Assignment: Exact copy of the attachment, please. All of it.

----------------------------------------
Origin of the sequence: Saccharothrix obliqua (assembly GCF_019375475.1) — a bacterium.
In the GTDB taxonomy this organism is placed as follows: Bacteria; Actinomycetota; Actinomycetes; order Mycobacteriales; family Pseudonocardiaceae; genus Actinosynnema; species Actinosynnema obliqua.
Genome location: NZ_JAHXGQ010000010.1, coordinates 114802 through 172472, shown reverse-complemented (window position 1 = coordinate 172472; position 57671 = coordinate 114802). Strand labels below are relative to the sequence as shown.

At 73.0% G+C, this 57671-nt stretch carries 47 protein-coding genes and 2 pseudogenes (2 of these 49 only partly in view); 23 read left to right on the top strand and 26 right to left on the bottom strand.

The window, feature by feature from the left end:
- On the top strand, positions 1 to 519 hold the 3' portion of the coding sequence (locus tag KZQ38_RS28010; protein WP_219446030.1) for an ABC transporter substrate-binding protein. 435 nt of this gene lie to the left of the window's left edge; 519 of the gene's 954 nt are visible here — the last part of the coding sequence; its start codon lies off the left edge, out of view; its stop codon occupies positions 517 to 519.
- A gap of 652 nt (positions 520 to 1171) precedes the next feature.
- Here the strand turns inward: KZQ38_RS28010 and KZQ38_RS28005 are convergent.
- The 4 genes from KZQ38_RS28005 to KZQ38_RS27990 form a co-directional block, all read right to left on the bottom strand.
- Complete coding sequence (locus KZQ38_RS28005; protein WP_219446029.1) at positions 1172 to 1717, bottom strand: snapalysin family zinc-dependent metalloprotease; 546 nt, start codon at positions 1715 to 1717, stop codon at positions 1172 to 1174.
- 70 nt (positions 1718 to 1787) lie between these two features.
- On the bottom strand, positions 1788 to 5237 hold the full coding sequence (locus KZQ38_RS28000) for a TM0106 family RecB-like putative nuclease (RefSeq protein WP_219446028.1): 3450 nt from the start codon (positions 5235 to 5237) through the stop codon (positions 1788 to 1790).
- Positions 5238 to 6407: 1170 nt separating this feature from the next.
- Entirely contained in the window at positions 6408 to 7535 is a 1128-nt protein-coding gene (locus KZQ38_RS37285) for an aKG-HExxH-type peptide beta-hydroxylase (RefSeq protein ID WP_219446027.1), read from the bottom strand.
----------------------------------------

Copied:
Origin of the sequence: Saccharothrix obliqua (assembly GCF_019375475.1) — a bacterium.
In the GTDB taxonomy this organism is placed as follows: Bacteria; Actinomycetota; Actinomycetes; order Mycobacteriales; family Pseudonocardiaceae; genus Actinosynnema; species Actinosynnema obliqua.
Genome location: NZ_JAHXGQ010000010.1, coordinates 114802 through 172472, shown reverse-complemented (window position 1 = coordinate 172472; position 57671 = coordinate 114802). Strand labels below are relative to the sequence as shown.

At 73.0% G+C, this 57671-nt stretch carries 47 protein-coding genes and 2 pseudogenes (2 of these 49 only partly in view); 23 read left to right on the top strand and 26 right to left on the bottom strand.

The window, feature by feature from the left end:
- On the top strand, positions 1 to 519 hold the 3' portion of the coding sequence (locus tag KZQ38_RS28010; protein WP_219446030.1) for an ABC transporter substrate-binding protein. 435 nt of this gene lie to the left of the window's left edge; 519 of the gene's 954 nt are visible here — the last part of the coding sequence; its start codon lies off the left edge, out of view; its stop codon occupies positions 517 to 519.
- A gap of 652 nt (positions 520 to 1171) precedes the next feature.
- Here the strand turns inward: KZQ38_RS28010 and KZQ38_RS28005 are convergent.
- The 4 genes from KZQ38_RS28005 to KZQ38_RS27990 form a co-directional block, all read right to left on the bottom strand.
- Complete coding sequence (locus KZQ38_RS28005; protein WP_219446029.1) at positions 1172 to 1717, bottom strand: snapalysin family zinc-dependent metalloprotease; 546 nt, start codon at positions 1715 to 1717, stop codon at positions 1172 to 1174.
- 70 nt (positions 1718 to 1787) lie between these two features.
- On the bottom strand, positions 1788 to 5237 hold the full coding sequence (locus KZQ38_RS28000) for a TM0106 family RecB-like putative nuclease (RefSeq protein WP_219446028.1): 3450 nt from the start codon (positions 5235 to 5237) through the stop codon (positions 1788 to 1790).
- Positions 5238 to 6407: 1170 nt separating this feature from the next.
- Entirely contained in the window at positions 6408 to 7535 is a 1128-nt protein-coding gene (locus KZQ38_RS37285) for an aKG-HExxH-type peptide beta-hydroxylase (RefSeq protein ID WP_219446027.1), read from the bottom strand.